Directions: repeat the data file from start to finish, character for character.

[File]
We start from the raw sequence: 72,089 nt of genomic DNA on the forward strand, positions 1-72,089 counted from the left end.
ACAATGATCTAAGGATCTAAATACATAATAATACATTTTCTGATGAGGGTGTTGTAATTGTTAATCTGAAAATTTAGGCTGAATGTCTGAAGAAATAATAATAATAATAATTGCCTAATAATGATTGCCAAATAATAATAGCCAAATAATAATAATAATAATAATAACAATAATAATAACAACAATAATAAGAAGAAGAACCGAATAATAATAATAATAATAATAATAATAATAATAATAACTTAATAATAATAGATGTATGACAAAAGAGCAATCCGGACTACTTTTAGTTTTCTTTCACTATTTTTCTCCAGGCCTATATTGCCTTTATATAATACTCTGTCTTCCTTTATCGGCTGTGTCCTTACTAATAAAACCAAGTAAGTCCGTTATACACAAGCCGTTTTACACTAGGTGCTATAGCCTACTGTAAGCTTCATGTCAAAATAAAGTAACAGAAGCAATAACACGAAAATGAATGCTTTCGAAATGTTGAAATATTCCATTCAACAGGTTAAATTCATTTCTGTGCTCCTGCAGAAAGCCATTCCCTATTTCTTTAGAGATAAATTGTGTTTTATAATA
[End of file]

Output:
We start from the raw sequence: 72,089 nt of genomic DNA on the forward strand, positions 1-72,089 counted from the left end.
ACAATGATCTAAGGATCTAAATACATAATAATACATTTTCTGATGAGGGTGTTGTAATTGTTAATCTGAAAATTTAGGCTGAATGTCTGAAGAAATAATAATAATAATAATTGCCTAATAATGATTGCCAAATAATAATAGCCAAATAATAATAATAATAATAATAACAATAATAATAACAACAATAATAAGAAGAAGAACCGAATAATAATAATAATAATAATAATAATAATAATAATAACTTAATAATAATAGATGTATGACAAAAGAGCAATCCGGACTACTTTTAGTTTTCTTTCACTATTTTTCTCCAGGCCTATATTGCCTTTATATAATACTCTGTCTTCCTTTATCGGCTGTGTCCTTACTAATAAAACCAAGTAAGTCCGTTATACACAAGCCGTTTTACACTAGGTGCTATAGCCTACTGTAAGCTTCATGTCAAAATAAAGTAACAGAAGCAATAACACGAAAATGAATGCTTTCGAAATGTTGAAATATTCCATTCAACAGGTTAAATTCATTTCTGTGCTCCTGCAGAAAGCCATTCCCTATTTCTTTAGAGATAAATTGTGTTTTATAATA